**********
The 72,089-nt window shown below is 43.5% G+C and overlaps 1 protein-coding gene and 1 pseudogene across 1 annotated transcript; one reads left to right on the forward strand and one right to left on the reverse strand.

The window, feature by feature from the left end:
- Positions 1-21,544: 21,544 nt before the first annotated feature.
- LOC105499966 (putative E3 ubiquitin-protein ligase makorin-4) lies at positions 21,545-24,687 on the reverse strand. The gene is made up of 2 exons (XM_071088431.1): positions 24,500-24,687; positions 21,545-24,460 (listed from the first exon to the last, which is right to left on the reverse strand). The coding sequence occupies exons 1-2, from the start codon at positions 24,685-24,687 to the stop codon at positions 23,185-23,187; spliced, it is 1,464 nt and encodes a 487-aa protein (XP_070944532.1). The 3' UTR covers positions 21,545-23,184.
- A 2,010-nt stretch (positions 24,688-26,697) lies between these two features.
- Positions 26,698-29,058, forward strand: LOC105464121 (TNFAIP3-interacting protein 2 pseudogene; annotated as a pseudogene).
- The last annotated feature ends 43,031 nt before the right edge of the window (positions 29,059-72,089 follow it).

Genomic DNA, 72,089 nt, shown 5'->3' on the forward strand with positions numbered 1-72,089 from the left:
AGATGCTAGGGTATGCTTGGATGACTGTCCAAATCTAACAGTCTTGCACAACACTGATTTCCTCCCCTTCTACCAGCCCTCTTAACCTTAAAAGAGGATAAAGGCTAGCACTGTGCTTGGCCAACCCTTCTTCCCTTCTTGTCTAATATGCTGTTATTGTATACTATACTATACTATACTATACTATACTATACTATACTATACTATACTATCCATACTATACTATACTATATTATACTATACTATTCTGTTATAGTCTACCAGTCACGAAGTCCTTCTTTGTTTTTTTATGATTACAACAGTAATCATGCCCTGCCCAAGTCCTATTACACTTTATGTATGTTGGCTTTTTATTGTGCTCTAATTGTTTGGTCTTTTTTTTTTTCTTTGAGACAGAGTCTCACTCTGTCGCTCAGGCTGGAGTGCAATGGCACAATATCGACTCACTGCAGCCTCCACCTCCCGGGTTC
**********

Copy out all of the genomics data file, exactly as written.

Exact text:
The 72,089-nt window shown below is 43.5% G+C and overlaps 1 protein-coding gene and 1 pseudogene across 1 annotated transcript; one reads left to right on the forward strand and one right to left on the reverse strand.

The window, feature by feature from the left end:
- Positions 1-21,544: 21,544 nt before the first annotated feature.
- LOC105499966 (putative E3 ubiquitin-protein ligase makorin-4) lies at positions 21,545-24,687 on the reverse strand. The gene is made up of 2 exons (XM_071088431.1): positions 24,500-24,687; positions 21,545-24,460 (listed from the first exon to the last, which is right to left on the reverse strand). The coding sequence occupies exons 1-2, from the start codon at positions 24,685-24,687 to the stop codon at positions 23,185-23,187; spliced, it is 1,464 nt and encodes a 487-aa protein (XP_070944532.1). The 3' UTR covers positions 21,545-23,184.
- A 2,010-nt stretch (positions 24,688-26,697) lies between these two features.
- Positions 26,698-29,058, forward strand: LOC105464121 (TNFAIP3-interacting protein 2 pseudogene; annotated as a pseudogene).
- The last annotated feature ends 43,031 nt before the right edge of the window (positions 29,059-72,089 follow it).

Genomic DNA, 72,089 nt, shown 5'->3' on the forward strand with positions numbered 1-72,089 from the left:
AGATGCTAGGGTATGCTTGGATGACTGTCCAAATCTAACAGTCTTGCACAACACTGATTTCCTCCCCTTCTACCAGCCCTCTTAACCTTAAAAGAGGATAAAGGCTAGCACTGTGCTTGGCCAACCCTTCTTCCCTTCTTGTCTAATATGCTGTTATTGTATACTATACTATACTATACTATACTATACTATACTATACTATACTATACTATCCATACTATACTATACTATATTATACTATACTATTCTGTTATAGTCTACCAGTCACGAAGTCCTTCTTTGTTTTTTTATGATTACAACAGTAATCATGCCCTGCCCAAGTCCTATTACACTTTATGTATGTTGGCTTTTTATTGTGCTCTAATTGTTTGGTCTTTTTTTTTTTCTTTGAGACAGAGTCTCACTCTGTCGCTCAGGCTGGAGTGCAATGGCACAATATCGACTCACTGCAGCCTCCACCTCCCGGGTTC